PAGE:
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DALLAS-Construction lenders are putting a chokehold on Texas borrowers and it’s not about their credit worthiness, confirm two financial executives in Dallas and Houston.

Bill Haley, vice president of Minneapolis-based NorthMarq Capital’s Houston office, says the cutback is aimed more at single-tenant projects. “There’s a perceived risk of single tenants,” he says. Telecom, drug store retailers and retail projects sans a major anchor are getting hit the hardest. In some cases, it’s not a question of rosy financial books, but rather sustainability in the long run that has lenders being more cautious in these categories.

Mezzanine debt or equity funding is taking up the slack in creative financing packages to get projects moving and offset the current conservative lending trend, says Haley. “Overall, there may be more restrictions, may be more reserves required and lower LTV provided,” he tells GlobeSt.com. The lending slowdown had started about three years ago, but really grabbed hold of the Texas market just last year. But, he emphasizes, “it’s across the board. It’s not just a Texas issue.”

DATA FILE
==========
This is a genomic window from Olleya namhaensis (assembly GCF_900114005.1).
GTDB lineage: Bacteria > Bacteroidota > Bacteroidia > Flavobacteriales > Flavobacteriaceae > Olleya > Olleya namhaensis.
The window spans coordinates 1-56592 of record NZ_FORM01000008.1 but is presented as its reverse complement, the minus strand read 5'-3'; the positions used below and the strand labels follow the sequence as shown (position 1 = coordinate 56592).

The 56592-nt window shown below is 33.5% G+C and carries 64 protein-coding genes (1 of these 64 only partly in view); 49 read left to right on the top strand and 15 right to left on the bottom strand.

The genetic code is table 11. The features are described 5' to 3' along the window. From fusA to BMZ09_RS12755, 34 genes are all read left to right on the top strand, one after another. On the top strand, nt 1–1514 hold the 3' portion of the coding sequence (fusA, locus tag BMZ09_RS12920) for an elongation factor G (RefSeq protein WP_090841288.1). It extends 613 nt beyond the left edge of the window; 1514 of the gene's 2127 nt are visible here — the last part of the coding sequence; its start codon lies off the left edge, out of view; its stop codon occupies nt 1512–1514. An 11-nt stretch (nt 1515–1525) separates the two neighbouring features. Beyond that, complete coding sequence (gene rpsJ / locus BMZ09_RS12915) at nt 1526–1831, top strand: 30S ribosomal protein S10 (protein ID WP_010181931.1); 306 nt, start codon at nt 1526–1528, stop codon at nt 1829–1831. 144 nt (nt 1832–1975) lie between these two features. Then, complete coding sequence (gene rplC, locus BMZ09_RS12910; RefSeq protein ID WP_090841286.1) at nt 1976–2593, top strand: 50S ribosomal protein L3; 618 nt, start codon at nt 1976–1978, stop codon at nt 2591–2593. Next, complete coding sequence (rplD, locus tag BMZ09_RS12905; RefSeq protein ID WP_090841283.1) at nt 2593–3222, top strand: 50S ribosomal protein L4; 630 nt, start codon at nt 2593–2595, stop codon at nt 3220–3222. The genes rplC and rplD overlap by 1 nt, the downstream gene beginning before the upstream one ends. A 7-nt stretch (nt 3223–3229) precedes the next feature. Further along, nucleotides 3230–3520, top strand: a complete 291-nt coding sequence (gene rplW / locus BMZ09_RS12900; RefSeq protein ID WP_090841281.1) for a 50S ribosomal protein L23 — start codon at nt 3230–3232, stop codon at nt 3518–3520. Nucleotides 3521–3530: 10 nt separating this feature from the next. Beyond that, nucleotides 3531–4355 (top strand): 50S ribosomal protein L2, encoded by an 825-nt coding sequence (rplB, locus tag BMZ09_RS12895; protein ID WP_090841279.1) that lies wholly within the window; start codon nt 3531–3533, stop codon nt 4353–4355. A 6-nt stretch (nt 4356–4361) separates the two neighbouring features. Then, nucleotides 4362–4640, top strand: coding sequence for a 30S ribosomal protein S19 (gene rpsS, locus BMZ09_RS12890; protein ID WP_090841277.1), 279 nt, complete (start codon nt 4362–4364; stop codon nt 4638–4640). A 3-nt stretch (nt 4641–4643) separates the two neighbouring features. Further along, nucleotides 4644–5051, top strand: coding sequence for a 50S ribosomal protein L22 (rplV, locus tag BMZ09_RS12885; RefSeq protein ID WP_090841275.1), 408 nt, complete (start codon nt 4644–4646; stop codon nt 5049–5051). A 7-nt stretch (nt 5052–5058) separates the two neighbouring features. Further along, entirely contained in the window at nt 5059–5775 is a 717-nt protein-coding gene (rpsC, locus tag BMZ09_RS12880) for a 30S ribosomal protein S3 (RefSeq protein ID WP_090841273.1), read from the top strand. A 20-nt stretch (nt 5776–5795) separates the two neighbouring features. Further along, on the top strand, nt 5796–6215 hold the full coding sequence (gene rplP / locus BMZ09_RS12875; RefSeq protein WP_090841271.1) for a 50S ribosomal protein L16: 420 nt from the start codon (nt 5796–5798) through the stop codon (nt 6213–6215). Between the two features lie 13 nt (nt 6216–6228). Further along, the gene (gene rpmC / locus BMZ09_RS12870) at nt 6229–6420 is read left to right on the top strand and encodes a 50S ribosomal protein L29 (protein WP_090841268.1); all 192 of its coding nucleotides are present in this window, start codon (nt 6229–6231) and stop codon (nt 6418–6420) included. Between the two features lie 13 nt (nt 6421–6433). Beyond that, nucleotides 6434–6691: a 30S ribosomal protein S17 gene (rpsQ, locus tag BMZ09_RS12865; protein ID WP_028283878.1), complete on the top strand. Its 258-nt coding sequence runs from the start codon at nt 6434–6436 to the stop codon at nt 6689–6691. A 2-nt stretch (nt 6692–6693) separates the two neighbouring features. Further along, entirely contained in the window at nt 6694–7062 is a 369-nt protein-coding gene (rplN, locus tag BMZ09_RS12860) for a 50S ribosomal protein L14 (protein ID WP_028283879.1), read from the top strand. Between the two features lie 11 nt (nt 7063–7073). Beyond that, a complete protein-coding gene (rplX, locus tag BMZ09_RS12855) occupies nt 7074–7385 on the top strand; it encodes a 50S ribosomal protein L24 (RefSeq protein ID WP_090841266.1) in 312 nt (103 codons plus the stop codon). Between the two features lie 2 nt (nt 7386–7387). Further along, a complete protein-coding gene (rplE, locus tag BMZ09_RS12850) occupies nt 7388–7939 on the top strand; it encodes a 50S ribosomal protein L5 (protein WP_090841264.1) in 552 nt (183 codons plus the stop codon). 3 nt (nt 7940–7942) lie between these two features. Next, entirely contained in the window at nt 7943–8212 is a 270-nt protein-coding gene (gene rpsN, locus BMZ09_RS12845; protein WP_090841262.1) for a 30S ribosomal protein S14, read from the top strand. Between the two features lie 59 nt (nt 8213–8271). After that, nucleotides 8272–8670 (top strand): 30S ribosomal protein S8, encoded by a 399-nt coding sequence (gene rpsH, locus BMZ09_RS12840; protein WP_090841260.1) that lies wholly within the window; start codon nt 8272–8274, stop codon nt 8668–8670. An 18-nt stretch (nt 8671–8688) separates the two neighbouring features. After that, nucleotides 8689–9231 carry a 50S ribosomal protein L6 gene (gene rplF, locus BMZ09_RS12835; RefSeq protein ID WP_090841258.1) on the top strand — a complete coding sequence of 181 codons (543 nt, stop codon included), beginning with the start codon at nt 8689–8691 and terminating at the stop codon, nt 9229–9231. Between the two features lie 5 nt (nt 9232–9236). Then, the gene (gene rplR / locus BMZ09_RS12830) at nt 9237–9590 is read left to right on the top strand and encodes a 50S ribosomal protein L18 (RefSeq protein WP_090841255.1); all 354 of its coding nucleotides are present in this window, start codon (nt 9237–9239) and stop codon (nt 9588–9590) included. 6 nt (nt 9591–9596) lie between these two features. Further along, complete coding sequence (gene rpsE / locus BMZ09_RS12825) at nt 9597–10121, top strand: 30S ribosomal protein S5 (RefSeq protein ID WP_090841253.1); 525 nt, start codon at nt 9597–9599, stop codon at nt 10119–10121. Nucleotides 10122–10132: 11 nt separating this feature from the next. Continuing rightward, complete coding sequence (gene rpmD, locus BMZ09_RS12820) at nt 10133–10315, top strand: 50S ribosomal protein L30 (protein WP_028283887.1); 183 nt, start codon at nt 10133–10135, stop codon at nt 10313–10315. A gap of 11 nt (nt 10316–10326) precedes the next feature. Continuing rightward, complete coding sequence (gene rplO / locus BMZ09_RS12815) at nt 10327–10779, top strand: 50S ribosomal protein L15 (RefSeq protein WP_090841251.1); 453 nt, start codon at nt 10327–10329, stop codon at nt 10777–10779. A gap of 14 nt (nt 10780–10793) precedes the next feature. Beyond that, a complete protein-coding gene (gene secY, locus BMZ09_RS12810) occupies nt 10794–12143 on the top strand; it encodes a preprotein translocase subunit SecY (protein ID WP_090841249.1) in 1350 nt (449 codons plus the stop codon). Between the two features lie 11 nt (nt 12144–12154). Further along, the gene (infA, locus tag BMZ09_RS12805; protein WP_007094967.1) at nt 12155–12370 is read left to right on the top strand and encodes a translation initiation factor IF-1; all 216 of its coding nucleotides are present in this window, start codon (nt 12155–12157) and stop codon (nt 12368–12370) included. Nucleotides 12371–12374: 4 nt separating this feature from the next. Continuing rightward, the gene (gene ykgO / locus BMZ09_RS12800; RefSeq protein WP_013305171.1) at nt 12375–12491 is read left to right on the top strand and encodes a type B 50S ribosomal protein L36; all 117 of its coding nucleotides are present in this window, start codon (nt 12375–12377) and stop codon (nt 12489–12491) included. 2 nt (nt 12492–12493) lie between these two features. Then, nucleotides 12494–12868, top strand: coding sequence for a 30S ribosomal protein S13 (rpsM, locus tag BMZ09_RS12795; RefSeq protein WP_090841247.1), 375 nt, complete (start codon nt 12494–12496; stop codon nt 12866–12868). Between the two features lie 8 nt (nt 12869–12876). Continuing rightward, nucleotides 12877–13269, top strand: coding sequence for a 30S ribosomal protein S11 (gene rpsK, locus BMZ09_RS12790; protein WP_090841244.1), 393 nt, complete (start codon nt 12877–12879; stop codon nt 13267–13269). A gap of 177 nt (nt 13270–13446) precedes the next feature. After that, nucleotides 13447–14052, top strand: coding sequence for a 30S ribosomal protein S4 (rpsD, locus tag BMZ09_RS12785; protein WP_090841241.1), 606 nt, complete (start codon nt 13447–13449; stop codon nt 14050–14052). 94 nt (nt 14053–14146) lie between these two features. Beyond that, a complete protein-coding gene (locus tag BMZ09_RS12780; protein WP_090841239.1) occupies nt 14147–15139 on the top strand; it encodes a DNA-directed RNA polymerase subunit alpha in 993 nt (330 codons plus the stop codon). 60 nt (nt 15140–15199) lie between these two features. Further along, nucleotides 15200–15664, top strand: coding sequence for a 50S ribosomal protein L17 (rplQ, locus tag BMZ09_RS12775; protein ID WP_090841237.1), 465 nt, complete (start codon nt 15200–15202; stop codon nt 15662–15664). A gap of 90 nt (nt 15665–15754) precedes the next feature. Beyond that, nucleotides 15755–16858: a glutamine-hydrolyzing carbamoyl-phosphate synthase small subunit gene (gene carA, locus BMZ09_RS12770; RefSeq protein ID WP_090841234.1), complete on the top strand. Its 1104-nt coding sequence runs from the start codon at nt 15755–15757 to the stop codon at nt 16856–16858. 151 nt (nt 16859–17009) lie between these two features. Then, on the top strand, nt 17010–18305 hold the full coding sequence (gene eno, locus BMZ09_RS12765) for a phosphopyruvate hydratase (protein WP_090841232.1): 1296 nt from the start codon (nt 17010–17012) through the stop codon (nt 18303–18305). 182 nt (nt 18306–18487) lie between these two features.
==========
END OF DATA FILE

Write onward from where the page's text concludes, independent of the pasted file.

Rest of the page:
Bernard P. Malone, president of Malone Mortgage Co. in Dallas, says “generally speaking, construction lending has evaporated.” But, he explains, it’s not all bad because Texas will be sure to avoid an overbuilt situation.

Lenders are “loathe to consider new construction” of practically any type, Malone tells GlobeSt.com. “We’re not seeing a willingness of the construction lenders to make a new commitment.” It has nothing to do with LTV or the strength of the borrower’s financial picture, he concurs with Haley. “The feeling is the economy’s down and no one knows for sure what the ultimate impact will be on labor and job growth.”

There will not be a turnaround until the nation’s economy turns around, predicts Malone. That means new plant production, new growth in production quotas and job growth keeping pace with the regional forecasts.

While all eyes are on commercial real estate, one of the telling factors about today’s lending world lies in the single-family sector. Last year in Austin, Malone says would-be homeowners had to offer a percentage above the listing price just to be considered by the seller. And lenders went along with the practice because the market had been at an all-time high. “A year later,” says Malone, “that’s not the case at all.

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